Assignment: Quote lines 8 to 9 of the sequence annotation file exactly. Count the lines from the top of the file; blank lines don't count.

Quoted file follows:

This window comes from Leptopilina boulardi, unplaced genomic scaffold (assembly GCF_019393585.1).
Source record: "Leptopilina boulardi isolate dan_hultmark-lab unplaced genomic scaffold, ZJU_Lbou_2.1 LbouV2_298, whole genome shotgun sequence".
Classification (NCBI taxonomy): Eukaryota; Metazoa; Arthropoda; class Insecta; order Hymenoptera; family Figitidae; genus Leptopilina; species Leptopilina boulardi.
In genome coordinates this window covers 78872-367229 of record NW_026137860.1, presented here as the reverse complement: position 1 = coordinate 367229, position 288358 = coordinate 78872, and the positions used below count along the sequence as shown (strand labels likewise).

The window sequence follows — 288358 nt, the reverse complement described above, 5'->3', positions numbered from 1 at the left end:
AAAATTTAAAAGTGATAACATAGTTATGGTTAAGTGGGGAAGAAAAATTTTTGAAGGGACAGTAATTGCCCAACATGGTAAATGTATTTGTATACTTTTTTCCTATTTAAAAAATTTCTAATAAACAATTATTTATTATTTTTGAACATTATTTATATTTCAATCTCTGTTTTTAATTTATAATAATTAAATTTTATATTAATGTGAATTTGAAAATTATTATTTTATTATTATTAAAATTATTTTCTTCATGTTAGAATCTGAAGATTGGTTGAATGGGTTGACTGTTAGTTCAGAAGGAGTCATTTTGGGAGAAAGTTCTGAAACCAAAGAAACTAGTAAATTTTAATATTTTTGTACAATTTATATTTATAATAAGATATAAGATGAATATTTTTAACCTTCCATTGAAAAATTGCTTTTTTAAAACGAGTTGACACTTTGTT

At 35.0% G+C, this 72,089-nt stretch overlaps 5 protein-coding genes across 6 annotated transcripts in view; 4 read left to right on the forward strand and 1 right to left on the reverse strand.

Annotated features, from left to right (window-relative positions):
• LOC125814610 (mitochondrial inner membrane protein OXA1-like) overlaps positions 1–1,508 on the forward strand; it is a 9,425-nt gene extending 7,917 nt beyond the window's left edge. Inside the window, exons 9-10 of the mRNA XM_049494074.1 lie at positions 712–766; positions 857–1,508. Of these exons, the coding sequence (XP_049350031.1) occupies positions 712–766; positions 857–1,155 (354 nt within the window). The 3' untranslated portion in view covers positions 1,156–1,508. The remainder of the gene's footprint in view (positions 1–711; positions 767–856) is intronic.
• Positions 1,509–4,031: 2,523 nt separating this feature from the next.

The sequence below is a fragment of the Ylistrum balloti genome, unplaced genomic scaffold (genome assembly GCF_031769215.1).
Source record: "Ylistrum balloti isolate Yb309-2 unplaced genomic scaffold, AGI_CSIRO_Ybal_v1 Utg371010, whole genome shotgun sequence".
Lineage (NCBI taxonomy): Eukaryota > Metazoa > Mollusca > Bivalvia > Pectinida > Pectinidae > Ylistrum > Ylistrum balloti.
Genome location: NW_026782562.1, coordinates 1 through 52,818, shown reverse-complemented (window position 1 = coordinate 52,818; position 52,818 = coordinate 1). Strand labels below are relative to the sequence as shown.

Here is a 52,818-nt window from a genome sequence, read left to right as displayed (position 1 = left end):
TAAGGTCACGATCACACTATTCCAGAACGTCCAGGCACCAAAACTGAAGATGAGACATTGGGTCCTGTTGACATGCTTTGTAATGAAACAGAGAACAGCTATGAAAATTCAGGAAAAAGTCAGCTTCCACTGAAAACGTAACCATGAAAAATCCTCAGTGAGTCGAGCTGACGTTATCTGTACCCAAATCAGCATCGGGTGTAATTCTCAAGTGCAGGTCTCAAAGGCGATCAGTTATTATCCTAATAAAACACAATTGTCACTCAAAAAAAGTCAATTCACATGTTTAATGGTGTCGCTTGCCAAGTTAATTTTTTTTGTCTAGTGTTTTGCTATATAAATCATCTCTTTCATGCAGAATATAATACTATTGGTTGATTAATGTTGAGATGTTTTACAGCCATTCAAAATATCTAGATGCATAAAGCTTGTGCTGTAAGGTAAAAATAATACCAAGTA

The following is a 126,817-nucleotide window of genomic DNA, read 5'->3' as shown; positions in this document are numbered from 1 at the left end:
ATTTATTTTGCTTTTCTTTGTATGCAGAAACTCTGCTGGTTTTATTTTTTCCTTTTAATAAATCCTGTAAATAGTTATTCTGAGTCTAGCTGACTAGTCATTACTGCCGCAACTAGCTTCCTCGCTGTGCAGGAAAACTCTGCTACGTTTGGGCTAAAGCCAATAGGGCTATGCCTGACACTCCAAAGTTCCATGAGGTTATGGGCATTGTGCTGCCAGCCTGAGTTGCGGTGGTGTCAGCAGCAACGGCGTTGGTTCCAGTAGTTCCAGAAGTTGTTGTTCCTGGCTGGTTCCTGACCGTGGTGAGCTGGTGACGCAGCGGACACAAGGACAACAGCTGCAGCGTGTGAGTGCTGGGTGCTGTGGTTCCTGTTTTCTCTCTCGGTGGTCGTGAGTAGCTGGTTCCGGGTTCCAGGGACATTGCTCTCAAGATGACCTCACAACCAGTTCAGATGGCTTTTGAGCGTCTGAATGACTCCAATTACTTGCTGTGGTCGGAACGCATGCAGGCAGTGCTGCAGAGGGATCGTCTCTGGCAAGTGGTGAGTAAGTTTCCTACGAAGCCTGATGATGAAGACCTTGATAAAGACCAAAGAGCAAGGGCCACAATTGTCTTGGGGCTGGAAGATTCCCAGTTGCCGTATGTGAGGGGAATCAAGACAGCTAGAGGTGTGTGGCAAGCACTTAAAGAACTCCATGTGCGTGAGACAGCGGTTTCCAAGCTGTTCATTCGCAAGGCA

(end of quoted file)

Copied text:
Annotated features, from left to right (window-relative positions):
• LOC125814610 (mitochondrial inner membrane protein OXA1-like) overlaps positions 1–1,508 on the forward strand; it is a 9,425-nt gene extending 7,917 nt beyond the window's left edge. Inside the window, exons 9-10 of the mRNA XM_049494074.1 lie at positions 712–766; positions 857–1,508. Of these exons, the coding sequence (XP_049350031.1) occupies positions 712–766; positions 857–1,155 (354 nt within the window). The 3' untranslated portion in view covers positions 1,156–1,508. The remainder of the gene's footprint in view (positions 1–711; positions 767–856) is intronic.